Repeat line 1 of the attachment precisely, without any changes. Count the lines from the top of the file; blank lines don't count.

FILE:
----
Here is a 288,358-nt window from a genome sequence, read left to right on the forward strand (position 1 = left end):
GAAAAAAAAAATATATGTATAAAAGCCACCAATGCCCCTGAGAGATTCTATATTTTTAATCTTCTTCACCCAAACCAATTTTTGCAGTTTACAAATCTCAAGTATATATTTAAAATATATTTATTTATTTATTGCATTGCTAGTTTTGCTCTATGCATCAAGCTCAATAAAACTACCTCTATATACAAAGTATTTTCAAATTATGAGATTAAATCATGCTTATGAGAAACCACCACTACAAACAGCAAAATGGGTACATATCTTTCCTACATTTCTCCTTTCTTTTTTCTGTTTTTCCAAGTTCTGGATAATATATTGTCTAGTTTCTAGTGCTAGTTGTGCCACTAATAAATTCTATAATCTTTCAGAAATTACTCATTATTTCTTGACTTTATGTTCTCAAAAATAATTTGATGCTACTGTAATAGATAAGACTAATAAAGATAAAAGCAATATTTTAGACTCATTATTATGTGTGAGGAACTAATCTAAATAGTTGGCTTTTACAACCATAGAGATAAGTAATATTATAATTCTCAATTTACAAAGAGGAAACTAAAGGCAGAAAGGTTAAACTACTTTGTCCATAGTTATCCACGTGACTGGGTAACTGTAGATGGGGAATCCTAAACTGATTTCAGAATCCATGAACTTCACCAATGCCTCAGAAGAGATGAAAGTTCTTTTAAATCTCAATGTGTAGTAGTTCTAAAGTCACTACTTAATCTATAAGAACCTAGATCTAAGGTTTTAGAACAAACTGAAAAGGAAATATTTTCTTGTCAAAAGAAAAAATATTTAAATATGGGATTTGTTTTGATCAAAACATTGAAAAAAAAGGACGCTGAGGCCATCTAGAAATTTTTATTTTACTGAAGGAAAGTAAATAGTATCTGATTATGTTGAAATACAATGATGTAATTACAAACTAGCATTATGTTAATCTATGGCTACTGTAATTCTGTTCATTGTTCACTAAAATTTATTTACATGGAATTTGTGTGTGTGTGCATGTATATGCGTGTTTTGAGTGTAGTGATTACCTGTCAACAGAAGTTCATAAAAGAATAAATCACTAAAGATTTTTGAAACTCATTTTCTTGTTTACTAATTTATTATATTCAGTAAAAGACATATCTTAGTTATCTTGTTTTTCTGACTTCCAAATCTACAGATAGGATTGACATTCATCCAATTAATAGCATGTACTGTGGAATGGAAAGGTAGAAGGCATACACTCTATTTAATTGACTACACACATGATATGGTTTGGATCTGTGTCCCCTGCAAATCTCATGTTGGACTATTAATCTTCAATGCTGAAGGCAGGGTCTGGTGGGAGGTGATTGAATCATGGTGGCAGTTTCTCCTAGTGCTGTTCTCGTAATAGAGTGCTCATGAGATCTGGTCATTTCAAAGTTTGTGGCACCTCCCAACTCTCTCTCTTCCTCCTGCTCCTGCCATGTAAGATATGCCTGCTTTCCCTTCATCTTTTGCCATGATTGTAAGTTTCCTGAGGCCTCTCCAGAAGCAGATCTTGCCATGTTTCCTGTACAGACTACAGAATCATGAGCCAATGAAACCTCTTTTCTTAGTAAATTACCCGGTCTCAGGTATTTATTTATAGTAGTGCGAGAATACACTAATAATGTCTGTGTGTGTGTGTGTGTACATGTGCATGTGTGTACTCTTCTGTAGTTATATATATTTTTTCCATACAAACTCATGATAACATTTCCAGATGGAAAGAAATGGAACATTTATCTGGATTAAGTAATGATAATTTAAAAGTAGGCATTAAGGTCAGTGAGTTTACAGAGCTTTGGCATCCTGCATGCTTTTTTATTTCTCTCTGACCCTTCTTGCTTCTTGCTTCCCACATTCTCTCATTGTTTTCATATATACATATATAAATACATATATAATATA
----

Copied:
Here is a 288,358-nt window from a genome sequence, read left to right on the forward strand (position 1 = left end):